6 Fitness Myths That Must Die
Do you spend the little free time you have to exercise doing cardio in attempts of losing weight? Trying to get a 6 pack by doing endless crunches? Afraid to lift weights in fear of bulking up (ladies)? If you’ve answered yes to any of the above, you’ve fallen prey to popular fitness myths. NYC trainer Julia Derek wrote this post to clear the confusion of the 6 biggest fitness myths.
6 Biggest fitness myths
- Doing lots of crunches will turn a chunky stomach into a ripped one.
I think this may the one fitness myth that drives me the most crazy. Almost without fail, when I train a person or see a person with an extra layer of fat around the waist, they believe that doing a lot of crunches will make the fat there go away. NOT TRUE! All it will do is strengthen your stomach muscles. The fat on top of your abs will remain. If you want to lose fat there, you should focus on eating healthy, strength train, and do cardio (or combine strength training with cardio.) The best abdominal exercises are the ones that involve lots of your body, not just your abs, as they will strengthen your core while also building muscle and burning fat all over your body. Like jack knives or woodchops.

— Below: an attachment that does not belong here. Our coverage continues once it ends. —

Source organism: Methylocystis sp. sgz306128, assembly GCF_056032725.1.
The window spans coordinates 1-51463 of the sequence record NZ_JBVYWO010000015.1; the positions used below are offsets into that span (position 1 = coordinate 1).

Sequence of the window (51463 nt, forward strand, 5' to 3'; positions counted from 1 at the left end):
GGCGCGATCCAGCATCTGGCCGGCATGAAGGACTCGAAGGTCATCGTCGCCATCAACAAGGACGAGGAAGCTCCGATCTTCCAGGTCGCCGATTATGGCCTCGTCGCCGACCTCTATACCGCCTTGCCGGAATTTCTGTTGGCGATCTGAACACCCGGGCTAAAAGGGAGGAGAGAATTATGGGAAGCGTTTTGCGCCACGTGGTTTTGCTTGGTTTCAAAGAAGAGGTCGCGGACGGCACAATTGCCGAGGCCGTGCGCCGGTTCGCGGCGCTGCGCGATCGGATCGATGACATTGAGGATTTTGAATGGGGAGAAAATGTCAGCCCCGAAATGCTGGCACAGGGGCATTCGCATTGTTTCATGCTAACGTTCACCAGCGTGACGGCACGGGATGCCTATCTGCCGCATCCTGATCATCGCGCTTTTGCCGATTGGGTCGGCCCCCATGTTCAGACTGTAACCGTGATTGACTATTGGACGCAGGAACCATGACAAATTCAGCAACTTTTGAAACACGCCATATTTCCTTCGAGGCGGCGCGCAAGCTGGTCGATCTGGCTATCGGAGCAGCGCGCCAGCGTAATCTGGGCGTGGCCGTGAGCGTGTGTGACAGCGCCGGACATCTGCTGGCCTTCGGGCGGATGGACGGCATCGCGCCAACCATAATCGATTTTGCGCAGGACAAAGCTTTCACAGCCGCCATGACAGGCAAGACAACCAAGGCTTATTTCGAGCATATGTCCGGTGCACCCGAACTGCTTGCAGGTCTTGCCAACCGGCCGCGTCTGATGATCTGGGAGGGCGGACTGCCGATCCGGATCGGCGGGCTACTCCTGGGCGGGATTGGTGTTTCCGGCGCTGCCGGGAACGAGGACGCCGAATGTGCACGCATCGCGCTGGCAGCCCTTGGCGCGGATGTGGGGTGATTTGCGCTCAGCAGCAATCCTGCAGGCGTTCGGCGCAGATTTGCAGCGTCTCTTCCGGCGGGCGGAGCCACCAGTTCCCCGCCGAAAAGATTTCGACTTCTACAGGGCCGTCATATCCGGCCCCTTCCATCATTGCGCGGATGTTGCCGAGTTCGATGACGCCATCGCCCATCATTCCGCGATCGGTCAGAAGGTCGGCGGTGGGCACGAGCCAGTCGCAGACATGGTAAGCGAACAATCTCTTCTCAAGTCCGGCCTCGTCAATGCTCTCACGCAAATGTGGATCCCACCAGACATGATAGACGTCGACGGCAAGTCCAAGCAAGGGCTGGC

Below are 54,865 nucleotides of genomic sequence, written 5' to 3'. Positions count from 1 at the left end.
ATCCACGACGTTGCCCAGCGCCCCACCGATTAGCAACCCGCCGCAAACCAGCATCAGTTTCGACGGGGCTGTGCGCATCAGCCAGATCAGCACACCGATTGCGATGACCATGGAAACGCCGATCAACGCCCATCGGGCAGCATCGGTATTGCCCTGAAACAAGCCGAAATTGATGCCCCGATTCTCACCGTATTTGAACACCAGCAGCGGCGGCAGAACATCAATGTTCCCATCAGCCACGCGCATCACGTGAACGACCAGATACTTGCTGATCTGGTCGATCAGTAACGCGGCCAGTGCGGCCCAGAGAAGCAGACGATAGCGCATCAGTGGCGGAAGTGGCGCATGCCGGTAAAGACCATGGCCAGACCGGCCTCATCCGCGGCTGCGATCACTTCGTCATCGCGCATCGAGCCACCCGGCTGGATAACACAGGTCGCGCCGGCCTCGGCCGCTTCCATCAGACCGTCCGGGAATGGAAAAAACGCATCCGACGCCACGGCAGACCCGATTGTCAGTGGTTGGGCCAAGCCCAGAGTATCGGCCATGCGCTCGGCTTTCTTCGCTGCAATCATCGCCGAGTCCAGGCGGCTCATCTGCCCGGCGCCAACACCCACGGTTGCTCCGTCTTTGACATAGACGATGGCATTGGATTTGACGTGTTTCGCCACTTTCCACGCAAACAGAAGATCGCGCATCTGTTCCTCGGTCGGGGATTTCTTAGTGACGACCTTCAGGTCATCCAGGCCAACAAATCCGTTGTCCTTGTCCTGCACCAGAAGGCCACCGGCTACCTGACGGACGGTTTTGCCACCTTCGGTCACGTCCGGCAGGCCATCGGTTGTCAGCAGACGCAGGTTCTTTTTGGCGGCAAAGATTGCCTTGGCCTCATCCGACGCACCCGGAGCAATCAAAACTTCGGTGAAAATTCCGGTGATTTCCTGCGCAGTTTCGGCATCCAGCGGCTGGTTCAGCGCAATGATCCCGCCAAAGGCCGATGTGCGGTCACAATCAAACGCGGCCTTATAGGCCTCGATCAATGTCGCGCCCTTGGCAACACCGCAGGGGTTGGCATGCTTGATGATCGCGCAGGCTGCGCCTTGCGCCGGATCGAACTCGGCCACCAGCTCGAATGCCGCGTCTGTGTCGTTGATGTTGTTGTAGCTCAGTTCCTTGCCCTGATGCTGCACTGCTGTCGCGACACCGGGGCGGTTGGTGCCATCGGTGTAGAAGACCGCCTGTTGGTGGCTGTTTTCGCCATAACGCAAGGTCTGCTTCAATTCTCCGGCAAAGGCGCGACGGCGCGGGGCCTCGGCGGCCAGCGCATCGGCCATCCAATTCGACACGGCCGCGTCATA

- Lifting weights will make you bulk up (if you’re a woman).
Okay, so this one may drive me even more crazy:) It’s extremely rare for a woman to build extraordinary amounts of muscle without chemical assistance. The one or two very muscular women you saw somewhere either took steroids to get that way or is a freak of nature with usually high amounts of testosterone. It often turns out, though, that these bulky women have lots of body fat and are not particularly muscular. It is true that, if you strength train often and eat a very calorie-heavy diet, that you might end up looking “bulky.” In other words, if you build muscle and maintain the same body fat levels you used to, you will likely look and feel a little bigger. Avoid this by watching your diet and keeping track of your body fat percentage. The good news is, you won’t have to starve yourself when strength training the way you must if you were only to do cardio to lose weight.